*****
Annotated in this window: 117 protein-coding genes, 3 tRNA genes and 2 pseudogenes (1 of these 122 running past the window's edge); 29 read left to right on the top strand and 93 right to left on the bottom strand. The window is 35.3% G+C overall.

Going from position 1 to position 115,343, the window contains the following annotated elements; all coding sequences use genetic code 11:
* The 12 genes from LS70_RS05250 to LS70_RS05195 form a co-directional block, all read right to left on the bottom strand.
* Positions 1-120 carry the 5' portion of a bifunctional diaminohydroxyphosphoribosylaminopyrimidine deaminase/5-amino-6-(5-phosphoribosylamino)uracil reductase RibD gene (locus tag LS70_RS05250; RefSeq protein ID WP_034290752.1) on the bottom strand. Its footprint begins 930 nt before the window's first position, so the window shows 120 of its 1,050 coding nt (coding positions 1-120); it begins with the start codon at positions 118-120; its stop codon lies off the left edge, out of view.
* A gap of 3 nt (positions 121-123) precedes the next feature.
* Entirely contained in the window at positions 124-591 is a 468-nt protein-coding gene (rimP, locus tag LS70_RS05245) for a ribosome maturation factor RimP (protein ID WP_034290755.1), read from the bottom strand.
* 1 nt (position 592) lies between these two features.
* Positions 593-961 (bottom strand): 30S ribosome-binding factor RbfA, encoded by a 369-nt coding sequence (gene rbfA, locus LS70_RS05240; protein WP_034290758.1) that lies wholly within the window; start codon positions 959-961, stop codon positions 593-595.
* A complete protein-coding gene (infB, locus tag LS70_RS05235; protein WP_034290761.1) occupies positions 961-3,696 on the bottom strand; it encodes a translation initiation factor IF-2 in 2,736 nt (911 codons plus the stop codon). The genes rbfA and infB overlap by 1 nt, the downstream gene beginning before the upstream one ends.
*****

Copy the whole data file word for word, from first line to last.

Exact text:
Annotated in this window: 117 protein-coding genes, 3 tRNA genes and 2 pseudogenes (1 of these 122 running past the window's edge); 29 read left to right on the top strand and 93 right to left on the bottom strand. The window is 35.3% G+C overall.

Going from position 1 to position 115,343, the window contains the following annotated elements; all coding sequences use genetic code 11:
* The 12 genes from LS70_RS05250 to LS70_RS05195 form a co-directional block, all read right to left on the bottom strand.
* Positions 1-120 carry the 5' portion of a bifunctional diaminohydroxyphosphoribosylaminopyrimidine deaminase/5-amino-6-(5-phosphoribosylamino)uracil reductase RibD gene (locus tag LS70_RS05250; RefSeq protein ID WP_034290752.1) on the bottom strand. Its footprint begins 930 nt before the window's first position, so the window shows 120 of its 1,050 coding nt (coding positions 1-120); it begins with the start codon at positions 118-120; its stop codon lies off the left edge, out of view.
* A gap of 3 nt (positions 121-123) precedes the next feature.
* Entirely contained in the window at positions 124-591 is a 468-nt protein-coding gene (rimP, locus tag LS70_RS05245) for a ribosome maturation factor RimP (protein ID WP_034290755.1), read from the bottom strand.
* 1 nt (position 592) lies between these two features.
* Positions 593-961 (bottom strand): 30S ribosome-binding factor RbfA, encoded by a 369-nt coding sequence (gene rbfA, locus LS70_RS05240; protein WP_034290758.1) that lies wholly within the window; start codon positions 959-961, stop codon positions 593-595.
* A complete protein-coding gene (infB, locus tag LS70_RS05235; protein WP_034290761.1) occupies positions 961-3,696 on the bottom strand; it encodes a translation initiation factor IF-2 in 2,736 nt (911 codons plus the stop codon). The genes rbfA and infB overlap by 1 nt, the downstream gene beginning before the upstream one ends.